A single molecular door, which is a key target for
insecticides was believed to be responsible for giving disease-carrying
mosquitoes an upper hand.
However, things are about to
change thanks to a team of researchers from Michigan State University, who have,
in their new study, discovered a new gateway that could successfully turn the
tide against the growing advantage of disease-carrying mosquitoes.
For years, the only truly
effective insecticide used against mosquitoes, something which even the World Health
Organisation uses, is the pyrethroid insecticide
. They have been used
extensively in developing countries as a preventive measure for many
mosquito-bred illnesses like dengue, malaria and more.
"Our finding may ultimately improve global prediction and monitoring of
pyrethroid resistance in mosquitoes and other arthropod pests", says
"Pyrethroids are effective
because they eliminate mosquitoes while having few if any side effects on
humans," MSU electrophysiologist and one of the lead authors, Yuzhe Du,
explained. "Our discovery of a second receptor in the mosquitoes' sodium
channel gives us a better understanding of how the insecticide works at a
molecular level as well as could lead to ways to stem mosquitoes' resistance to
Pyrethroids basically work by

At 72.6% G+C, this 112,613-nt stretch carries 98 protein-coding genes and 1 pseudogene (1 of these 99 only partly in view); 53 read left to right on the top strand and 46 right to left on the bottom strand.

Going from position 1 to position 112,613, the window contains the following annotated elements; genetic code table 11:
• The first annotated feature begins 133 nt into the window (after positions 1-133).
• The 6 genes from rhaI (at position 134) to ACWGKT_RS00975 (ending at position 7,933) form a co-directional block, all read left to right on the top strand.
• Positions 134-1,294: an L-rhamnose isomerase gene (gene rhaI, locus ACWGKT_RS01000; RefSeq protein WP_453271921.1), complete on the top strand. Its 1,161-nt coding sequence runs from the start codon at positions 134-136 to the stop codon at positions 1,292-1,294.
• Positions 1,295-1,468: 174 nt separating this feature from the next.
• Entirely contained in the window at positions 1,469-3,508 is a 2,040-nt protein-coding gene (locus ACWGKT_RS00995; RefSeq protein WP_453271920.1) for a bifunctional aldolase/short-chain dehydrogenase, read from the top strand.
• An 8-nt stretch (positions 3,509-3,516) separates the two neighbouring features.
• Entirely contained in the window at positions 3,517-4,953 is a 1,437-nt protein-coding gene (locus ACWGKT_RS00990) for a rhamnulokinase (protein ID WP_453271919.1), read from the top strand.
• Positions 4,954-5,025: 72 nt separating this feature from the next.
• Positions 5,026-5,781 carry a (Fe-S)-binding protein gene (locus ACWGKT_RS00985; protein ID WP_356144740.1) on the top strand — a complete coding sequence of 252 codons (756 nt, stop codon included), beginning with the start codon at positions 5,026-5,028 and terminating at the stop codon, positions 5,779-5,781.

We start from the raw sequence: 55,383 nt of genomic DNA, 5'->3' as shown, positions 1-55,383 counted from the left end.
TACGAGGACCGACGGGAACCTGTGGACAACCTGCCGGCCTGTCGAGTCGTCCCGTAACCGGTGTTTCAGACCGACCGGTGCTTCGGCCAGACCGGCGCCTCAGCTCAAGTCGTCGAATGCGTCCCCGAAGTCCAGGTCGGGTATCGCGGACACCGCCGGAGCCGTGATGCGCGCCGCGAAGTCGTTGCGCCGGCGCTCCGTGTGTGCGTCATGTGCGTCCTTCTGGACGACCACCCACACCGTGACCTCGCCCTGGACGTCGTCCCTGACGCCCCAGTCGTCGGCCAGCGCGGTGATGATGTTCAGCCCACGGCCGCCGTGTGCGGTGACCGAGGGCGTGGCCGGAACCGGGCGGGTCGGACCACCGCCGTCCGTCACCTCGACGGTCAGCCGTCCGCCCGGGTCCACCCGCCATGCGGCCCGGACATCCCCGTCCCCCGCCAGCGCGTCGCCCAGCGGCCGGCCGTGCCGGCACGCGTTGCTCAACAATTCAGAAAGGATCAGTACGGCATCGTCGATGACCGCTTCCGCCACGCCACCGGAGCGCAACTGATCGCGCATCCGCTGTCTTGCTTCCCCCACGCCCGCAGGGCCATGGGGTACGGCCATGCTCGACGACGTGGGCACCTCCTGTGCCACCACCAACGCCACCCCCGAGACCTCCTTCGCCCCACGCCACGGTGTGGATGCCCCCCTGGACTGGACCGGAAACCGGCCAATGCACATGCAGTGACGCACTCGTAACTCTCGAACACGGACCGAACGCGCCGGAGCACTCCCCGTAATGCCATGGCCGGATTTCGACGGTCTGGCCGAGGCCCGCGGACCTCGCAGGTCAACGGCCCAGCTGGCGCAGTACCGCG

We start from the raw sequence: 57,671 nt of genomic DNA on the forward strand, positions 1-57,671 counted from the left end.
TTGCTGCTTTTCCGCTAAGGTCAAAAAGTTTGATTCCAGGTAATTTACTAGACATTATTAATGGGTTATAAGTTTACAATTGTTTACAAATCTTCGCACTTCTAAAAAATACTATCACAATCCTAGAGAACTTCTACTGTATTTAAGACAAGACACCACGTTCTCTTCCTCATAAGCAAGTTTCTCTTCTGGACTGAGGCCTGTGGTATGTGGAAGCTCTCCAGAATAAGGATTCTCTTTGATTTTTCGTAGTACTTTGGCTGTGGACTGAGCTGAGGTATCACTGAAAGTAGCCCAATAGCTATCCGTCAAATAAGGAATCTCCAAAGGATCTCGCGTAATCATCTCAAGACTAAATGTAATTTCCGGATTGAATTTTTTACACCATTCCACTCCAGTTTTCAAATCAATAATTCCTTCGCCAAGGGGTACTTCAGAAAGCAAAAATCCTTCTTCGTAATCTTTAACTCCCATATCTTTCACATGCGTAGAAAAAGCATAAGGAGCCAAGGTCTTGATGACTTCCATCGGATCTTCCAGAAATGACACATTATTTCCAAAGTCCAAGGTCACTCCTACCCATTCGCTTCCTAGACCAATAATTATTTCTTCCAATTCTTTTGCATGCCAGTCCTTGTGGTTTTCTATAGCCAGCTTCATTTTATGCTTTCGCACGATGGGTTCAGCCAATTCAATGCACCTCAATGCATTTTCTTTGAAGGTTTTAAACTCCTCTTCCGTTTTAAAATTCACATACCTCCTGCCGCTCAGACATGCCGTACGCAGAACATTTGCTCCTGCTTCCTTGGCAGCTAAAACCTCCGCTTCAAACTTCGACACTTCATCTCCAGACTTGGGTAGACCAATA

opening the mosquito's sodium channel. This molecular door, which is jammed
wide open, causes the cells to gulp down sodium, which further overexcites the
nervous system of the mosquitoes, finally causing sodium overdose leading to
paralysis and death.
With the fast-growing detection
of insecticide resistance in many countries today, a reliable insecticide was
much needed. The discovery of a new receptor in the sodium channel has
thankfully, further increased the effectiveness of pyrethroids.
"One of the keys to the
success of this research was our cloning of a mosquito sodium channel for the
first time," Ke Dong, MSU insect toxicologist and neurobiologist and the
paper's senior author, added. "Another lead author of this study, Yoshiko
Nomura, dedicated nearly one year to make this happen, which allowed Dr. Du to
perform electrophysiological experiments with the clone."
This new discovery could have
major benefits for farming and pest-control industry. It could also largely affect
people's lives, particularly in the developing countries.
The findings from the study are published in the
Proceedings of the National Academy of Sciences.